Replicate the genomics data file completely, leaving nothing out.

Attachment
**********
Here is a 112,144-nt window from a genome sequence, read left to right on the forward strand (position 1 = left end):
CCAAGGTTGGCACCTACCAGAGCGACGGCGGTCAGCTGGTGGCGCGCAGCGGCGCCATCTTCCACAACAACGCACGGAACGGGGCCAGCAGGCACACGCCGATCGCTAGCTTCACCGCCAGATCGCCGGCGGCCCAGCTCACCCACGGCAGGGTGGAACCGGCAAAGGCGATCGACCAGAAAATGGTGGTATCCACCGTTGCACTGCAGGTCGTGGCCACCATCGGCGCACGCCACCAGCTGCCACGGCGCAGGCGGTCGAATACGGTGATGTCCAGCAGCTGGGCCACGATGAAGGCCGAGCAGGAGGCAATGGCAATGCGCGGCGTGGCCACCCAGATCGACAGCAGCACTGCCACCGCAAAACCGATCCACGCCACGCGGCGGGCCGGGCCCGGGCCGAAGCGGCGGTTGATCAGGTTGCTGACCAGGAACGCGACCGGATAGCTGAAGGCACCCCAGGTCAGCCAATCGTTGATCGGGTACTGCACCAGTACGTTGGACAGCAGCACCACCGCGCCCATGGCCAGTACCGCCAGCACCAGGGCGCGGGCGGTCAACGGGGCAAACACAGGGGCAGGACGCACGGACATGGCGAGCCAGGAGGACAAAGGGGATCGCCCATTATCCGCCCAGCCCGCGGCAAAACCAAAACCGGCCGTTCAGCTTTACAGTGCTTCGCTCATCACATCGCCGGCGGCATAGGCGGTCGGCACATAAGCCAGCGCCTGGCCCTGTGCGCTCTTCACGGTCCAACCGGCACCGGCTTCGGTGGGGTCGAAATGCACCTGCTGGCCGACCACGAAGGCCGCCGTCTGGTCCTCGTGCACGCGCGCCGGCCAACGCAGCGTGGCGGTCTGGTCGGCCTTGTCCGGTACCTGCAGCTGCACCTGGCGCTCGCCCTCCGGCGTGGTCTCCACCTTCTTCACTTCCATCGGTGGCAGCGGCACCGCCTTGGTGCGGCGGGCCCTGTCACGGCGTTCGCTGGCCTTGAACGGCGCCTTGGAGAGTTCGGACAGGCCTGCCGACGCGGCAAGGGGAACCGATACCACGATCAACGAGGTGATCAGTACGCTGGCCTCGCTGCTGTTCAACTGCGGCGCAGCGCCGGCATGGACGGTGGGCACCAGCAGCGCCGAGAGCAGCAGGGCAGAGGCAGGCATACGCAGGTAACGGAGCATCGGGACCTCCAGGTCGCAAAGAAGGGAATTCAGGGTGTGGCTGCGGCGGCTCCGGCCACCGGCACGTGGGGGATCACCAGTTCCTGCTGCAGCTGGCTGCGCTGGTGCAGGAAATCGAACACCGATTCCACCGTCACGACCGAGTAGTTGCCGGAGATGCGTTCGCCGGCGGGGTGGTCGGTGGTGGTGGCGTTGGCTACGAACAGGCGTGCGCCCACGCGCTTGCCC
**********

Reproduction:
Here is a 112,144-nt window from a genome sequence, read left to right on the forward strand (position 1 = left end):
CCAAGGTTGGCACCTACCAGAGCGACGGCGGTCAGCTGGTGGCGCGCAGCGGCGCCATCTTCCACAACAACGCACGGAACGGGGCCAGCAGGCACACGCCGATCGCTAGCTTCACCGCCAGATCGCCGGCGGCCCAGCTCACCCACGGCAGGGTGGAACCGGCAAAGGCGATCGACCAGAAAATGGTGGTATCCACCGTTGCACTGCAGGTCGTGGCCACCATCGGCGCACGCCACCAGCTGCCACGGCGCAGGCGGTCGAATACGGTGATGTCCAGCAGCTGGGCCACGATGAAGGCCGAGCAGGAGGCAATGGCAATGCGCGGCGTGGCCACCCAGATCGACAGCAGCACTGCCACCGCAAAACCGATCCACGCCACGCGGCGGGCCGGGCCCGGGCCGAAGCGGCGGTTGATCAGGTTGCTGACCAGGAACGCGACCGGATAGCTGAAGGCACCCCAGGTCAGCCAATCGTTGATCGGGTACTGCACCAGTACGTTGGACAGCAGCACCACCGCGCCCATGGCCAGTACCGCCAGCACCAGGGCGCGGGCGGTCAACGGGGCAAACACAGGGGCAGGACGCACGGACATGGCGAGCCAGGAGGACAAAGGGGATCGCCCATTATCCGCCCAGCCCGCGGCAAAACCAAAACCGGCCGTTCAGCTTTACAGTGCTTCGCTCATCACATCGCCGGCGGCATAGGCGGTCGGCACATAAGCCAGCGCCTGGCCCTGTGCGCTCTTCACGGTCCAACCGGCACCGGCTTCGGTGGGGTCGAAATGCACCTGCTGGCCGACCACGAAGGCCGCCGTCTGGTCCTCGTGCACGCGCGCCGGCCAACGCAGCGTGGCGGTCTGGTCGGCCTTGTCCGGTACCTGCAGCTGCACCTGGCGCTCGCCCTCCGGCGTGGTCTCCACCTTCTTCACTTCCATCGGTGGCAGCGGCACCGCCTTGGTGCGGCGGGCCCTGTCACGGCGTTCGCTGGCCTTGAACGGCGCCTTGGAGAGTTCGGACAGGCCTGCCGACGCGGCAAGGGGAACCGATACCACGATCAACGAGGTGATCAGTACGCTGGCCTCGCTGCTGTTCAACTGCGGCGCAGCGCCGGCATGGACGGTGGGCACCAGCAGCGCCGAGAGCAGCAGGGCAGAGGCAGGCATACGCAGGTAACGGAGCATCGGGACCTCCAGGTCGCAAAGAAGGGAATTCAGGGTGTGGCTGCGGCGGCTCCGGCCACCGGCACGTGGGGGATCACCAGTTCCTGCTGCAGCTGGCTGCGCTGGTGCAGGAAATCGAACACCGATTCCACCGTCACGACCGAGTAGTTGCCGGAGATGCGTTCGCCGGCGGGGTGGTCGGTGGTGGTGGCGTTGGCTACGAACAGGCGTGCGCCCACGCGCTTGCCC